Following regulator approvals in the UK on Monday the 21st of August 2023 and effective approval in the US, Broadcom confirmed that it plans to officially acquire VMware for $61bn on October 30th, 2023.
The Wagner group (Группа Вагнера) is a private paramilitary mercenary group, operating as a contractor intervening in various conflicts. Most recently, it has become evident that there exist significant ties that link the group to the Russian state – so while officially it describes itself as a private organization, its recent activity in support of the Russian invasion of Ukraine raises questions about state neutrality. Furthermore, Wagner has been able to breed and grow in a state where paramilitary groups are forbidden; either the Wagner group has somehow found a loophole in the Russian legal system or it entertains deep ties to the state and allows for covert operations under the banner of plausible deniability.
The group’s activity has evolved since its inception: it was first noted during the Donbas War in Ukraine, providing aid and support to the pro-Russian Luhansk and Donetsk self-declared Republics. Since then, it has reportedly been seen in action internationally, focusing mostly on the Middle East with significant operations in Syria (supporting Assad’s government) and Libia (alongside Khalife Hifter) as well as having a very strong presence in Africa – notably in South Sudan, Mali and Mozambique. The Wagner group provides well-trained soldiers that will fight for money and bear little respect for international law and human rights. Numerous reports have detailed horrendous human rights abuses and war crimes perpetrated by Wagner mercenaries during operations, ranging from senseless beatings, robberies to rape and arbitrary killings of civilians and the torturing of deserters. The reputation they have continued to build ever since is one of overwhelming brutality, cruelty, and aggression. The group is very mindful of its publicity and the advantage secrecy affords: 3 Russian journalists were shot dead in Central Africa while investigating the Wagner group.
Yevgeny Prigozhin found his way to power when he opened his restaurant welcoming on the regular a certain Mr. Vladimir Putin. The man known as ‘Putin’s Chef’ would weasel his way into Putin’s entourage and create, fund, and manage a group which would come to be known as the Wagner group. In a nation where the state rules supreme, Prigozhin has accomplished the unthinkable. He stands at the head of an empire: Wagner is but a tool within the entire process that has enabled him to secure extremely lucrative mining contracts and debilitate any potential competitors. While the US Treasury has sanctioned any and all activity Prigozhin undertakes, it has not stopped him netting a reported 250 million dollars in the four years leading up to the Ukrainian invasion. While Putin has repeatedly denied any links to the Wagner group, the group regularly receives military equipment and training from the Russian MoD. The group is headed by an ex-Spetsnaz: Dmitry Utkin, and under his harsh direction and aided by Prigozhin’s resources and contacts, the organisation has burgeoned.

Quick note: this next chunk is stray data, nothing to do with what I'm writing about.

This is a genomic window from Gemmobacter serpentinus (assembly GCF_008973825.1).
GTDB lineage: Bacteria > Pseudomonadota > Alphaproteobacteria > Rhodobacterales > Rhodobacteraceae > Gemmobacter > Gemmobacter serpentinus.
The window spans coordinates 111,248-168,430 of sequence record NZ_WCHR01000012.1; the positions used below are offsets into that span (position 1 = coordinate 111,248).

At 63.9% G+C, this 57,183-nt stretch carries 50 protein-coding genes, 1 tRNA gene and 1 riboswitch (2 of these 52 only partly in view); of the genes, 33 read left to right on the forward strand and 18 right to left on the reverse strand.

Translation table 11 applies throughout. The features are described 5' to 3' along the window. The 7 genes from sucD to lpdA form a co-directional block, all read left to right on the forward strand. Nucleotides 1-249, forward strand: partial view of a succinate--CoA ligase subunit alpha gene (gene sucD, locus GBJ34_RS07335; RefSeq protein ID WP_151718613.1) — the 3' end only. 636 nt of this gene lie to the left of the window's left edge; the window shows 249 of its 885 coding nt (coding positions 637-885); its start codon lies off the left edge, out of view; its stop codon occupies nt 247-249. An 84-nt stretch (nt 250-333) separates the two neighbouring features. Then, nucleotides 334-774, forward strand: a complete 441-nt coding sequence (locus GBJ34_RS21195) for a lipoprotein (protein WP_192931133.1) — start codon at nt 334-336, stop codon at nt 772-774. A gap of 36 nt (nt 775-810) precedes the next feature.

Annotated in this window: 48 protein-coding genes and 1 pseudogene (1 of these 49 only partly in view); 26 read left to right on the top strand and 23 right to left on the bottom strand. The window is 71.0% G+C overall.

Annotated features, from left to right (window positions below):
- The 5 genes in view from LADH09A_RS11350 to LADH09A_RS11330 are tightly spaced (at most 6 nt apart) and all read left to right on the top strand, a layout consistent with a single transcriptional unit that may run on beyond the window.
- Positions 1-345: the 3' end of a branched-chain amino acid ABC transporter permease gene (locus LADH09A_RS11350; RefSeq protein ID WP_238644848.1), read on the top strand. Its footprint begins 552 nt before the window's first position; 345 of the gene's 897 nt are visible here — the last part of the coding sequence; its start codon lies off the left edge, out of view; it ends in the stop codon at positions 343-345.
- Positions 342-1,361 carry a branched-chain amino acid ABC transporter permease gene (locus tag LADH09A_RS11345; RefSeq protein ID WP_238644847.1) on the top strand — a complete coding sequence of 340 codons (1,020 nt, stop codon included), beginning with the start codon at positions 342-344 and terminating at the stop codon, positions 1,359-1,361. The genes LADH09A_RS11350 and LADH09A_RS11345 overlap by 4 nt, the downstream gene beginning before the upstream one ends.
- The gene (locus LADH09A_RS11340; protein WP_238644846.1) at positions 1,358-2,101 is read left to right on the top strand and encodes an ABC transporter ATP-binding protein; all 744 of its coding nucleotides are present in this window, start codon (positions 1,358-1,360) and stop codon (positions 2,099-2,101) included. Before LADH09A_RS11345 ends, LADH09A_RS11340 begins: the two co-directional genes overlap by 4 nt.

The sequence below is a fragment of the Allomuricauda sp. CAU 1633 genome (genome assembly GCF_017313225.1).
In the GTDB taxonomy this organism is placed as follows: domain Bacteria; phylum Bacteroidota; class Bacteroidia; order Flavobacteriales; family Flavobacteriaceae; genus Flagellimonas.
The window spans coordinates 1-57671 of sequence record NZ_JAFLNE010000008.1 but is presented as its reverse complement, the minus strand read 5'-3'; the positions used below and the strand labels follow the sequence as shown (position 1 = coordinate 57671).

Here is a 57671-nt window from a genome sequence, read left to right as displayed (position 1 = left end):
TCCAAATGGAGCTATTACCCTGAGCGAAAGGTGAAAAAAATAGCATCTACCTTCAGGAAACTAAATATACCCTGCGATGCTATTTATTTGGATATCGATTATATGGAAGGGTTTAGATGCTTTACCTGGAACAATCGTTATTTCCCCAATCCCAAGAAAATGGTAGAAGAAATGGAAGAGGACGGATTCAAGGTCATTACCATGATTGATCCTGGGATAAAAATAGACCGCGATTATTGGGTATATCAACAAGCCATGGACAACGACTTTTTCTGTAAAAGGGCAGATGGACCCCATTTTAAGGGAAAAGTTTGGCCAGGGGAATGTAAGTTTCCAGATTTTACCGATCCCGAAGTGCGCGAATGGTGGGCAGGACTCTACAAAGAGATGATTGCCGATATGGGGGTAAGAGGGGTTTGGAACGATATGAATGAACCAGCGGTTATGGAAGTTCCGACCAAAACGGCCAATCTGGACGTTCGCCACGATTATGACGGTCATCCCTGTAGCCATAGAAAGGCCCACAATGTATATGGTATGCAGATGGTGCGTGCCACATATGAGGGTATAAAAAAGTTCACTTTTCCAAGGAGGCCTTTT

Most recently, the Wagner group has been on the frontlines in Ukraine, giving tactical and military support to the Russian side. However, the Wagner group has been shifting recently. Reports of the group growing in size can be attributed to Wagner bolstering its forces by recruiting directly in Russian prisons. Prigozhin has been spotted giving impassioned speeches, promising convicts a presidential pardon and salary in exchange for six months of service. Where in Africa the group has always relied on recruiting veteran soldiers and ex-special forces that can operate with efficiency and ruthlessness to win battles, the new recent recruitment process has enabled the Wagner group to shift strategies and follow the state’s; relying on ‘overwhelming force’ and numbers to crush their opponents. Practically this has led to Wagner sending minimally trained prisoners to the front, considering convicts as sacrificial fodder to overwhelm the Ukrainian forces (source). Another shift in the group has been its recent visibility; while subject to exposés and reporting, the Wagner group itself seems to have adopted a new PR strategy based on propaganda and visibility, launching a Telegram channel and even producing a propaganda movie ‘The Best in Hell’.
This shift in policy is reflexive of the huge losses Wagner has been taking in the Ukraine war, suffering heavy attrition, and losing control of captured territories. It is also indicative of the loss in recruitment, even in prisons where the convicts, having heard of the brutal conditions, danger, and horror stories, are not signing up as fast as they were before. The US estimates that Wagner has lost more than 30,000 casualties since the start of the invasion, with about 9,000 killed in action and 90% of the Wagner group soldiers killed are ex-prisoners.
Wagner’s horrors don’t stop at the battlefield; the families of mercenaries and fighters mourn their losses deeply and have received no compensation from the group for the loss incurred. While Prigozhin has announced he has stopped recruiting prisoners this does not signal the end for the group. It maintains a very strong presence in Africa and has built up a sizeable contingent of veteran and elite fighters. The Wagner group is a shifting presence that now presents itself as an opportunity for disenfranchised young men, parades its military victories, and hides its war crimes. The Wagner group is Russia’s scalpel, operating wherever it needs to be and as ruthless and brutal as the victory requires.
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